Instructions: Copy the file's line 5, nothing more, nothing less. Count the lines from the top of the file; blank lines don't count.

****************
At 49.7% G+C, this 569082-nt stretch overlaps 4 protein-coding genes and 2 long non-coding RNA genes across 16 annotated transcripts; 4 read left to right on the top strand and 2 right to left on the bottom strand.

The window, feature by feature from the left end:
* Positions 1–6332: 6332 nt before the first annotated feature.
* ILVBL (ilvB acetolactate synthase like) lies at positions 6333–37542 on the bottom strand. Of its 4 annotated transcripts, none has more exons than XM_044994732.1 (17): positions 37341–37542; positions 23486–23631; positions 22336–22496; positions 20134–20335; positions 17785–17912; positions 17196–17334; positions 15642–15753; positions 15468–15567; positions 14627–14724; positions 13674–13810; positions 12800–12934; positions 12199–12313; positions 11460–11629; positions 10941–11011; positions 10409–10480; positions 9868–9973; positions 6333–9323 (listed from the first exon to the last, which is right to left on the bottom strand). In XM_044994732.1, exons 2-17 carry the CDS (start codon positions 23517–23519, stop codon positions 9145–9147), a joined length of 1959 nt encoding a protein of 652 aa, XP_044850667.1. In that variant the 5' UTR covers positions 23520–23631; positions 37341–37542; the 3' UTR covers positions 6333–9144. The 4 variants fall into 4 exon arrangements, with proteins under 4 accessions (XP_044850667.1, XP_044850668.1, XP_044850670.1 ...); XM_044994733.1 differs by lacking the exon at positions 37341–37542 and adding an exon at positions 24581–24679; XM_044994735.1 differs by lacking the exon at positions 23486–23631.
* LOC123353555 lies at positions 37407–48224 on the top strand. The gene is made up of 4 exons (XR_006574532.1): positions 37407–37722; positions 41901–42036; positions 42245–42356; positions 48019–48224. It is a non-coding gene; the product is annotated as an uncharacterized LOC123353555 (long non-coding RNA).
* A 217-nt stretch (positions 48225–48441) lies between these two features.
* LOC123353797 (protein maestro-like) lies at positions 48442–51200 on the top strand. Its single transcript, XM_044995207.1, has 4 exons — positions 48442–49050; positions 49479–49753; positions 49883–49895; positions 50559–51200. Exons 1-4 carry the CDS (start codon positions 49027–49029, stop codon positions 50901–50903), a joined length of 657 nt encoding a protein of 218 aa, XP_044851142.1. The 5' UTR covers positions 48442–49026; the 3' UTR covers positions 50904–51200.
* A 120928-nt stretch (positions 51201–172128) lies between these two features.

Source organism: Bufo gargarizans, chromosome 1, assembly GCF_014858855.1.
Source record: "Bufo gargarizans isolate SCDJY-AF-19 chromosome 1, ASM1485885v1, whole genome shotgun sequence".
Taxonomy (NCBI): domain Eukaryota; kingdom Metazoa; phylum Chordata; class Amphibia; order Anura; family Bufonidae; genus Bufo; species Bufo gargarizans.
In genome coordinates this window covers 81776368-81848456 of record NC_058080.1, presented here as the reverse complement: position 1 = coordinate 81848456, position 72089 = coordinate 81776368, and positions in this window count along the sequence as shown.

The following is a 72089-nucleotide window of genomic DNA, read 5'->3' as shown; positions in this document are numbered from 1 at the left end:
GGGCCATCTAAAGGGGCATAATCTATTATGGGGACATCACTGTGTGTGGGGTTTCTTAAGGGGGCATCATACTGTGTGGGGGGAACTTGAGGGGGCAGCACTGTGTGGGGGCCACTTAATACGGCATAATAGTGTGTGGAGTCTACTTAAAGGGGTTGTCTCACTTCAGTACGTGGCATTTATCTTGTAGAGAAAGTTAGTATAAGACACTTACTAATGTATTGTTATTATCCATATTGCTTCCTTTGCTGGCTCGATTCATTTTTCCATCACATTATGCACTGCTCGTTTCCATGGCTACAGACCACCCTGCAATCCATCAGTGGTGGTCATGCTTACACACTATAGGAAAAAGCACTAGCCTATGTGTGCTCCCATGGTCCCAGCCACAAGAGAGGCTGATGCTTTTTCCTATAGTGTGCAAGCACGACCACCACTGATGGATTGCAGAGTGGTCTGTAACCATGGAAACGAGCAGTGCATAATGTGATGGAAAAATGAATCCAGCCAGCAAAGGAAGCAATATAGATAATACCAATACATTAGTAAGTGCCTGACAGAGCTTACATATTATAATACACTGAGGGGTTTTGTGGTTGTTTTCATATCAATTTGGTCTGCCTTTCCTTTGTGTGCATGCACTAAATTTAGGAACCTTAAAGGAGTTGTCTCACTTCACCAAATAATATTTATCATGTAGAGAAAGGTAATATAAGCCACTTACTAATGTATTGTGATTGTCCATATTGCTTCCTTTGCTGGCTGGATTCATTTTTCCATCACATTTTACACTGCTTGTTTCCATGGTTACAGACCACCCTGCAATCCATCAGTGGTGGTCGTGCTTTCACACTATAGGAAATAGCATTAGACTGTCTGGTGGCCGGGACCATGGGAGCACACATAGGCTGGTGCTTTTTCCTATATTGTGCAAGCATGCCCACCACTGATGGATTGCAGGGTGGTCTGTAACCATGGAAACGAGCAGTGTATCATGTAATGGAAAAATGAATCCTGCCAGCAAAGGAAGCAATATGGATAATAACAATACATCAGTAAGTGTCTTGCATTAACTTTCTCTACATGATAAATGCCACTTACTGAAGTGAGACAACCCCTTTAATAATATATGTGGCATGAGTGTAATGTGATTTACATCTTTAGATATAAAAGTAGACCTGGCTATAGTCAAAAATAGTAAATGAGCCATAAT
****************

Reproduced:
* LOC123353555 lies at positions 37407–48224 on the top strand. The gene is made up of 4 exons (XR_006574532.1): positions 37407–37722; positions 41901–42036; positions 42245–42356; positions 48019–48224. It is a non-coding gene; the product is annotated as an uncharacterized LOC123353555 (long non-coding RNA).